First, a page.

Artificial intelligence (AI) and machine learning models have been recently applied extensively to understand and predict human behavior, often in applications with major societal implications, such as making recruitment decisions, estimating daily well-beings, or assessing clinical treatments. Despite the increasing body of research on modeling human behavior and fair machine learning, most studies focus on homogeneous and objective measurements, and little has been discussed on how to mitigate the impact of heterogeneity on utility and fairness simultaneously. The increasing amount of collected data also raises concerns on data privacy. Recent regulations such as European General Data Protection Regulation (GDPR) and California Consumer Privacy Act (CCPA) regulate the usage of personal data. However, most previous fairness work requires the access of sensitive attributes (e.g., race, gender) to debias the system.
    This dissertation proposal will articulate the challenges posed by complex, multimodal human behavior data in both model utility and fairness. The proposed work is decomposed into three tasks, namely tackling machine learning fairness issues originating from the heterogeneous human behaviors (Task 1), and biased behavior annotations (Task 2), and designing fair machine learning methods without sensitive attributes (Task 3) for both centralized and federated learning. This work will provide possible solutions to mitigate bias of human behavior understanding systems, reducing barriers to access, alleviating systemic racism, discrimination, and unfair process.

    WebCast Link: https://usc.zoom.us/j/96050343860

    Audiences: Everyone Is Invited

    Contact: Lizsl De Leon

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  • Thesis Proposal - Jiaoyang Li

    Mon, May 10, 2021 @ 02:00 PM - 03:30 PM

    Computer Science

    University Calendar


    Title:

    Efficient and Effective Multi-Agent Path Finding via Heuristic Search, Symmetry Breaking, and Large Neighborhood Search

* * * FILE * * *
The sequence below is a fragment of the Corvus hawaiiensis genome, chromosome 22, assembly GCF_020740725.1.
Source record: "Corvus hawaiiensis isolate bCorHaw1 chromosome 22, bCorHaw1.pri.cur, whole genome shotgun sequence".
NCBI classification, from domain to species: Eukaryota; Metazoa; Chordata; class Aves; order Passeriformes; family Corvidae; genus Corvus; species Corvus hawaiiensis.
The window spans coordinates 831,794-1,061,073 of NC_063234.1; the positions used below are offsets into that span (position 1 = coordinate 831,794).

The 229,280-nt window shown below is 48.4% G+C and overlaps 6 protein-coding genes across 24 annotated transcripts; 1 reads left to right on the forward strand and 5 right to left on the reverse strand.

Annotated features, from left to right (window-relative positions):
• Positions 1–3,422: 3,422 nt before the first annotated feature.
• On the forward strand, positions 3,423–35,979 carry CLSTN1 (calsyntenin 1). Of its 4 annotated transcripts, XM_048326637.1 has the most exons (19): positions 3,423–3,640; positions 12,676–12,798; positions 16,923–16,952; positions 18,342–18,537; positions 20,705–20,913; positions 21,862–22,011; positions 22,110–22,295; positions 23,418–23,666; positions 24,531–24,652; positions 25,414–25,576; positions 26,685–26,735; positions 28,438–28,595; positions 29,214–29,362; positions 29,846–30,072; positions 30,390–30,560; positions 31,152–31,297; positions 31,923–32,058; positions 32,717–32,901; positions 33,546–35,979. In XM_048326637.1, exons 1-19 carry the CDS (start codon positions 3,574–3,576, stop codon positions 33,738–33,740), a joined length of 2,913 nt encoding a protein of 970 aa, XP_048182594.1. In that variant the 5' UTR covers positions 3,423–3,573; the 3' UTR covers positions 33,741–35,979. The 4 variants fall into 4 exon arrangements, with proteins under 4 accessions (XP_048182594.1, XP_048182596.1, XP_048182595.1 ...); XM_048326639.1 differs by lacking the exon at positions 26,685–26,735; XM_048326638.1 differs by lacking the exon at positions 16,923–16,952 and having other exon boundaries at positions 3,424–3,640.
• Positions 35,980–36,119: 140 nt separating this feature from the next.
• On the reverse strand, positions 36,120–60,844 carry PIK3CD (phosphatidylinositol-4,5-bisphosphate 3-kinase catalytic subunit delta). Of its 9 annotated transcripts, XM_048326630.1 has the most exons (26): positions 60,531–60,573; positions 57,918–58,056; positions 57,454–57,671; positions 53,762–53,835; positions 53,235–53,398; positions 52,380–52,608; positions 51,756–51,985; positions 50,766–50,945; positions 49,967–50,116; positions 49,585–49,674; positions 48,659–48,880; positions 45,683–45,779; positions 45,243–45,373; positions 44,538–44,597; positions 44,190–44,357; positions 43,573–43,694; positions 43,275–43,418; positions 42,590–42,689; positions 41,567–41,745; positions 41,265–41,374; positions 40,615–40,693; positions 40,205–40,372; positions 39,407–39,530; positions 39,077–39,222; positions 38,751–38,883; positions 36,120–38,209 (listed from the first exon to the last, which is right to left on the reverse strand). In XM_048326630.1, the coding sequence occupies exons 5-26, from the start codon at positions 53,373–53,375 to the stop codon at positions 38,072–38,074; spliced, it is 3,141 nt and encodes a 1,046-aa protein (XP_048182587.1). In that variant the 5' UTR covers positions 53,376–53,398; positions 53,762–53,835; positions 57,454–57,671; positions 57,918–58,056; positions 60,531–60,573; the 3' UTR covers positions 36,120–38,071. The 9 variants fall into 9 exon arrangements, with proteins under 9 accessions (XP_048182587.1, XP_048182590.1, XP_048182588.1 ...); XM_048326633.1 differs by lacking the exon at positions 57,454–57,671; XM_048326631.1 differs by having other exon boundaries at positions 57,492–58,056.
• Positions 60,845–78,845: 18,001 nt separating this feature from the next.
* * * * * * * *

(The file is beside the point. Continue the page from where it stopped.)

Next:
Time:

    2:00-3:30pm PST, May 10 (Monday)

    Committee: Sven Koenig, Nora Ayanian, Bistra Dilkina, T. K. Satish Kumar, Satyandra K. Gupta, and Brian Williams (MIT)

    Zoom link:

    https://usc.zoom.us/j/96942890548?pwd=SkFzQm80cHNOMHBPQXZBa1N3eVZvZz09


    Abstract:

    Recent advances in robotics have laid the foundation for building large-scale multi-agent systems. One fundamental task in many multi-agent systems is to navigate teams of agents in a shared environment to their target locations without colliding with obstacles or other agents. Applications include evacuation, formation control, object transportation, traffic management, search and rescue, autonomous driving, drone swarm coordination, video game character control, and large-scale warehouse automation, to list a few. One well-studied abstract model for this problem is known as Multi-Agent Path Finding (MAPF). MAPF is NP-hard to solve optimally (or, in some cases, even bounded-suboptimally) in general. Existing algorithms for solving MAPF either have limited scalability, generate costly solutions, or fail to find any solutions for hard MAPF problems. I propose to develop fundamental techniques for solving MAPF more efficiently and effectively that exploit the combinatorial structure of the MAPF problem and combine ideas from both AI and OR. In particular, I design admissible heuristics by cost partitioning (ideas from the AI planning community) to speed up optimal MAPF algorithms. I also develop symmetry-breaking constraints (ideas from the constraint programming community) to eliminate symmetries in optimal MAPF solving. For future work, I plan to learn inadmissible heuristics (ideas from the heuristic search community) to speed up bounded-suboptimal MAPF algorithms and build an anytime MAPF framework via large neighborhood search (ideas from the constraint programming and operations research communities) to improve the success rate and the solution quality of non-optimal MAPF algorithms.

    WebCast Link: https://usc.zoom.us/j/96942890548?pwd=SkFzQm80cHNOMHBPQXZBa1N3eVZvZz09

    Audiences: Everyone Is Invited

    Contact: Lizsl De Leon